Plomin born 1948 in Chicago, Illinois is an American psychologist best known for his work in twin studies and behavior genetics. Plomin is a psychologist and geneticist, and he makes a persuasive case for the primacy of genes over environment in shaping our individual personalities. Genetically sensitive designs like twin and adoption studies could, for the first time, study the environment while controlling for genetics. Still, if Plomin is right, we may be able to do less than many people think to fundamentally transform ourselves. Right now, the tide falls far short of the high-water mark of heritability, in part because the specks of gold dust are so small they are difficult to find. He was the youngest president of the international Behaviour Genetics Association, and has been given lifetime achievement awards from that association as well the American Psychological Association and the Society for Research in Child Development, among others. He is nothing of the kind.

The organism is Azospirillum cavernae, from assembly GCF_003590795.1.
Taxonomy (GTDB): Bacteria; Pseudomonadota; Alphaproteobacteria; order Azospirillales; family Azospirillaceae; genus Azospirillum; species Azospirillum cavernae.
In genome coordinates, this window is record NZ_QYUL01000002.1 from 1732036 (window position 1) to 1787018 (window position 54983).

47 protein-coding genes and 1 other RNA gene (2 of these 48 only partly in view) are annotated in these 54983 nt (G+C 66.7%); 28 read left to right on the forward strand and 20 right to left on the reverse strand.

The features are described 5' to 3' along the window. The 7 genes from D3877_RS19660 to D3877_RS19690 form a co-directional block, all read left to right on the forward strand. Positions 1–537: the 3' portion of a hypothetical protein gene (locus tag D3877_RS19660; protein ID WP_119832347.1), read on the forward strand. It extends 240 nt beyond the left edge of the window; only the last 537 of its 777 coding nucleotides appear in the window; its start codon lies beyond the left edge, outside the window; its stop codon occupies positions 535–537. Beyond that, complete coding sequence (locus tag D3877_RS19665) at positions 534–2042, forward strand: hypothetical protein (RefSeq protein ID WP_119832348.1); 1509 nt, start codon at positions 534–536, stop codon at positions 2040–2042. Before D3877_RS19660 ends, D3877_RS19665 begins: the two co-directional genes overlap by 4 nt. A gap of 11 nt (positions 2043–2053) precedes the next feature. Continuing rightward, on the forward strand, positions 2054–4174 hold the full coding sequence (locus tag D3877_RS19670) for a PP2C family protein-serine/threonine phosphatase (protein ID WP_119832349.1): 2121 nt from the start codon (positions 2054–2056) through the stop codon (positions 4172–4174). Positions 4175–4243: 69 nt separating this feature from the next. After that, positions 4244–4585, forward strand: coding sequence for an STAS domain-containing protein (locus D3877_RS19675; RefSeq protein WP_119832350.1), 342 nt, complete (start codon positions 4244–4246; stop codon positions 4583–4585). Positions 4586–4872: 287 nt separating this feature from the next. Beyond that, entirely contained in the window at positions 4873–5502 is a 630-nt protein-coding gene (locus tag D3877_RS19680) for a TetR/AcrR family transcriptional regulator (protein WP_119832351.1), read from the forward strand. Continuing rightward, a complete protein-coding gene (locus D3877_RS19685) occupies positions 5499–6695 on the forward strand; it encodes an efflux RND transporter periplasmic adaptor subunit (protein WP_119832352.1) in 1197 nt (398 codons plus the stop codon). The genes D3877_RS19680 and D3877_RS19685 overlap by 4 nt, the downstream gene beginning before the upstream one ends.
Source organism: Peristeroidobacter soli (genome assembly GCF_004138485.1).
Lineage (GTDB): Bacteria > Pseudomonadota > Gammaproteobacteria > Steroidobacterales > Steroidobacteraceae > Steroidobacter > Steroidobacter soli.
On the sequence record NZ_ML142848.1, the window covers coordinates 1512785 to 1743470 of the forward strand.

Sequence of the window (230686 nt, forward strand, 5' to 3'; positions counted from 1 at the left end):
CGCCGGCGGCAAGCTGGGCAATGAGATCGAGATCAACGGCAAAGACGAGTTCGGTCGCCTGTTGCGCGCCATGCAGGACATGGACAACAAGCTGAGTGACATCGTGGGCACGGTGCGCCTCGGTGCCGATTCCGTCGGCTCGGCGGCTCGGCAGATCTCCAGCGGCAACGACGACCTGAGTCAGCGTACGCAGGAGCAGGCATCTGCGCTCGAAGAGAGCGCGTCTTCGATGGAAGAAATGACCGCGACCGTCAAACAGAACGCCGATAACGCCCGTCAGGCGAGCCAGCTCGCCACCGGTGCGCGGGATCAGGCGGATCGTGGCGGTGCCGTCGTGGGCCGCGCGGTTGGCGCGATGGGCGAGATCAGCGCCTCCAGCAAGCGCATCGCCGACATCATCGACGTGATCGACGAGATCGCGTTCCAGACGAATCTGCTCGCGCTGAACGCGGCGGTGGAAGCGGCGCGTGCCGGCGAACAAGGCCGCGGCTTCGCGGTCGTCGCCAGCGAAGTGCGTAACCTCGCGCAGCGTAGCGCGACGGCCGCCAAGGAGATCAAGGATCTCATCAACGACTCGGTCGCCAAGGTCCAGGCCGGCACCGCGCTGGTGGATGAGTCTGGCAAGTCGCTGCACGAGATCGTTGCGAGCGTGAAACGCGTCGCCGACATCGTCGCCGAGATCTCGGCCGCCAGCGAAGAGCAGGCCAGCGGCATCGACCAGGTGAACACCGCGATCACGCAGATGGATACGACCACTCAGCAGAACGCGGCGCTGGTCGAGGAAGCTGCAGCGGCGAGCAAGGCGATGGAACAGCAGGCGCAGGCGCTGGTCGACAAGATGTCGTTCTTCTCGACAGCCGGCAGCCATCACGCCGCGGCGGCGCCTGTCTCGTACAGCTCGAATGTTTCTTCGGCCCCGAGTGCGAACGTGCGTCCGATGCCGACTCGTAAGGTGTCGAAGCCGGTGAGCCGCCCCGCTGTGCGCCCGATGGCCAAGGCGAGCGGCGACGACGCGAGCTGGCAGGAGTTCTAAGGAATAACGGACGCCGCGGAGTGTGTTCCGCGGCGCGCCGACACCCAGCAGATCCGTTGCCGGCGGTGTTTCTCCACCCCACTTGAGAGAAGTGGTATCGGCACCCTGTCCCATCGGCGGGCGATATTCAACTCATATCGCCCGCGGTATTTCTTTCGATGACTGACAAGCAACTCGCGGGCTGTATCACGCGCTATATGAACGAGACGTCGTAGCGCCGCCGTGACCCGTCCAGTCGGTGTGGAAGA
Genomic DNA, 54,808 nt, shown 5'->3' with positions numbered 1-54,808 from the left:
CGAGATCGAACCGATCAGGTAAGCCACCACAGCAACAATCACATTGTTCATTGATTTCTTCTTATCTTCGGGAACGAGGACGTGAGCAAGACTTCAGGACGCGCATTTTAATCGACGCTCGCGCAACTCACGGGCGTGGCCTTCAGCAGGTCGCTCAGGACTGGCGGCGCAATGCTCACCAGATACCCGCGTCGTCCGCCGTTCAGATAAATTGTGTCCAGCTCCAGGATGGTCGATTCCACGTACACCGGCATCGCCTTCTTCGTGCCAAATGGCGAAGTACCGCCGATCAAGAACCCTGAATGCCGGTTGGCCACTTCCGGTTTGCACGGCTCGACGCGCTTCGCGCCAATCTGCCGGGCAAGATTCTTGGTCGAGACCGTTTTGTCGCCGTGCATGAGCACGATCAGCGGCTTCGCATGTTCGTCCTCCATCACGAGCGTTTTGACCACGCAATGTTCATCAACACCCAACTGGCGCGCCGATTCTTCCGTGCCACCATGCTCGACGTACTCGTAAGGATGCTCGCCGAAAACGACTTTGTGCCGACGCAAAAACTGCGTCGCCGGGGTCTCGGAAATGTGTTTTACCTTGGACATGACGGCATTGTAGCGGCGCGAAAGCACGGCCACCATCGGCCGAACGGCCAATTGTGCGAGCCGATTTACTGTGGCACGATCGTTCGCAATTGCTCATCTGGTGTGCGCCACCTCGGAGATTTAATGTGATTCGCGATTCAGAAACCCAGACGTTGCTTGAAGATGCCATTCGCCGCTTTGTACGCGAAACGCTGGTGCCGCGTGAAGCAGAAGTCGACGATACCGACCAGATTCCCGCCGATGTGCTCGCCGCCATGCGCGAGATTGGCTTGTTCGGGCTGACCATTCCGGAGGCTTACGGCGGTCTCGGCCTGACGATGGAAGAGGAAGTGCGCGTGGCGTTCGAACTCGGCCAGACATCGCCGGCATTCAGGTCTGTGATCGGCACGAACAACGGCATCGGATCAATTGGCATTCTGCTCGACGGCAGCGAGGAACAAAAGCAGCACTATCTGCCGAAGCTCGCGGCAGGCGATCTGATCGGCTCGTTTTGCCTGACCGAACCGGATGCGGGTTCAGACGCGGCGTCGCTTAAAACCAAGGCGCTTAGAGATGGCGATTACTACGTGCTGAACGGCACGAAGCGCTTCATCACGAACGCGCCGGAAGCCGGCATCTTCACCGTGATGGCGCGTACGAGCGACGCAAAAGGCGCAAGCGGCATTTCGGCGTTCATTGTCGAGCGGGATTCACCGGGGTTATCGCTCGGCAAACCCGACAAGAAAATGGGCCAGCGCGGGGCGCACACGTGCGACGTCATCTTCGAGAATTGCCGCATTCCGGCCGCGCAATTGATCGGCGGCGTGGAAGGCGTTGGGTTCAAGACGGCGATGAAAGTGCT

Some great info if you are interested in psychology, social policy, personalized medicine and heredity in general. Or rather the data does. Although this book is about psychological traits, it is useful to begin by contrasting psychological traits with a few physical traits eye colour, height and medical traits breast cancer, stomach ulcers. This is why, he argues, teachers and parents should accept children for who they are, rather than trying to mould them in certain directions. They also include cognitive traits such as general learning ability, often called intelligence, and specific mental abilities such as vocabulary and memory, as well as disabilities in these traits. This in turn means that the abnormal is normal. Heritability increases throughout the lifespan, especially for intelligence.